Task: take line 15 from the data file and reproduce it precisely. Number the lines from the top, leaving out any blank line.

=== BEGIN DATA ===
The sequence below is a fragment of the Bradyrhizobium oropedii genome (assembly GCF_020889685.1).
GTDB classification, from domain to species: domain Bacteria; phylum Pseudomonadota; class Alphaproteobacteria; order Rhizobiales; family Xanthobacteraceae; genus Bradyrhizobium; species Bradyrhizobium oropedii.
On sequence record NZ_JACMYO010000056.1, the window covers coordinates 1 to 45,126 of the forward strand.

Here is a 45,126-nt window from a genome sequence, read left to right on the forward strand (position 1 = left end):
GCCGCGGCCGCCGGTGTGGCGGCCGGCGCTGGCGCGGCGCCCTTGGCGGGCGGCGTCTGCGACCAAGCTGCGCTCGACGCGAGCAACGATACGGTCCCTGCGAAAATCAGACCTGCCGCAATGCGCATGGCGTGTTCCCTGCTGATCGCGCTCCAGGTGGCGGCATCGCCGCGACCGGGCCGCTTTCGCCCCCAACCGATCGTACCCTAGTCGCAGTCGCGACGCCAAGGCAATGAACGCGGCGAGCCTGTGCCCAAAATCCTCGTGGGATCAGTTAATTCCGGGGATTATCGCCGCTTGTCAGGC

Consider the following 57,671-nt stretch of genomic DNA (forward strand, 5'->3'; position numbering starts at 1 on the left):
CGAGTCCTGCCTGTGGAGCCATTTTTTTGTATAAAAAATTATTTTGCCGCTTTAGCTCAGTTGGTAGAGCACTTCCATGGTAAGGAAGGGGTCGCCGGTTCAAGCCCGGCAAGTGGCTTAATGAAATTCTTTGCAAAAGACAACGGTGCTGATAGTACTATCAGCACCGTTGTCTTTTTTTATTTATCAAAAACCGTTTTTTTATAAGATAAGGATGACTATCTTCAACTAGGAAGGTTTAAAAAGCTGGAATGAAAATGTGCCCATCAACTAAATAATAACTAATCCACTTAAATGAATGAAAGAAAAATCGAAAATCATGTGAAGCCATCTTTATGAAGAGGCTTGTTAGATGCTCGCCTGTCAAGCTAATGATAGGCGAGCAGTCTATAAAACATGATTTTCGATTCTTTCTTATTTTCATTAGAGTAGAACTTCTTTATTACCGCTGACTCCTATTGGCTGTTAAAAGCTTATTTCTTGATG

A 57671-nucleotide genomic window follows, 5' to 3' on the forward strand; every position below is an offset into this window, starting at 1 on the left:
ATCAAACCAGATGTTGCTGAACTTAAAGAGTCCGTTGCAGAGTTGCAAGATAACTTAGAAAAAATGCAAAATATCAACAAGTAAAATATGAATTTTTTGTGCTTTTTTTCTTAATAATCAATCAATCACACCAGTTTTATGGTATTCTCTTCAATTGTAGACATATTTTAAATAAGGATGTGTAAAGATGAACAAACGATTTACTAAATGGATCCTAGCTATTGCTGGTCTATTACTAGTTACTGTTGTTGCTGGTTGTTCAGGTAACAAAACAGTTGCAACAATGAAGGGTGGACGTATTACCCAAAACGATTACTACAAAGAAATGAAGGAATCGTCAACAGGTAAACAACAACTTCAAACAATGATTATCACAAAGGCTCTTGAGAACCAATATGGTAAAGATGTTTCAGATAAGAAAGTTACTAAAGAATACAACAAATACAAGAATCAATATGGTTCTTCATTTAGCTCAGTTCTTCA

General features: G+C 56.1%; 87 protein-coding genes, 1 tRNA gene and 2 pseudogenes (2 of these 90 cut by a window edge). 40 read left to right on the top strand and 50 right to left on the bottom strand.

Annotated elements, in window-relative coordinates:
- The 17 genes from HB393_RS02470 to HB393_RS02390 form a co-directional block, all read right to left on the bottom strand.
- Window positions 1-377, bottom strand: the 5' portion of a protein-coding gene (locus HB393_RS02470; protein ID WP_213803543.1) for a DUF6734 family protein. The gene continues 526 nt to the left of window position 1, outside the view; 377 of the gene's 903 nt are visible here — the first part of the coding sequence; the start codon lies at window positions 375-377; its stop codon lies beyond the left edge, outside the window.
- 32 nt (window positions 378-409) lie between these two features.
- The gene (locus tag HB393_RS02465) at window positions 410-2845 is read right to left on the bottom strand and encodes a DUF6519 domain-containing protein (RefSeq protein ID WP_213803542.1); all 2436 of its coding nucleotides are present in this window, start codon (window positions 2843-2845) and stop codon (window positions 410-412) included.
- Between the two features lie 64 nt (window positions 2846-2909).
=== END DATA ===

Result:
- The gene (locus tag HB393_RS02465) at window positions 410-2845 is read right to left on the bottom strand and encodes a DUF6519 domain-containing protein (RefSeq protein ID WP_213803542.1); all 2436 of its coding nucleotides are present in this window, start codon (window positions 2843-2845) and stop codon (window positions 410-412) included.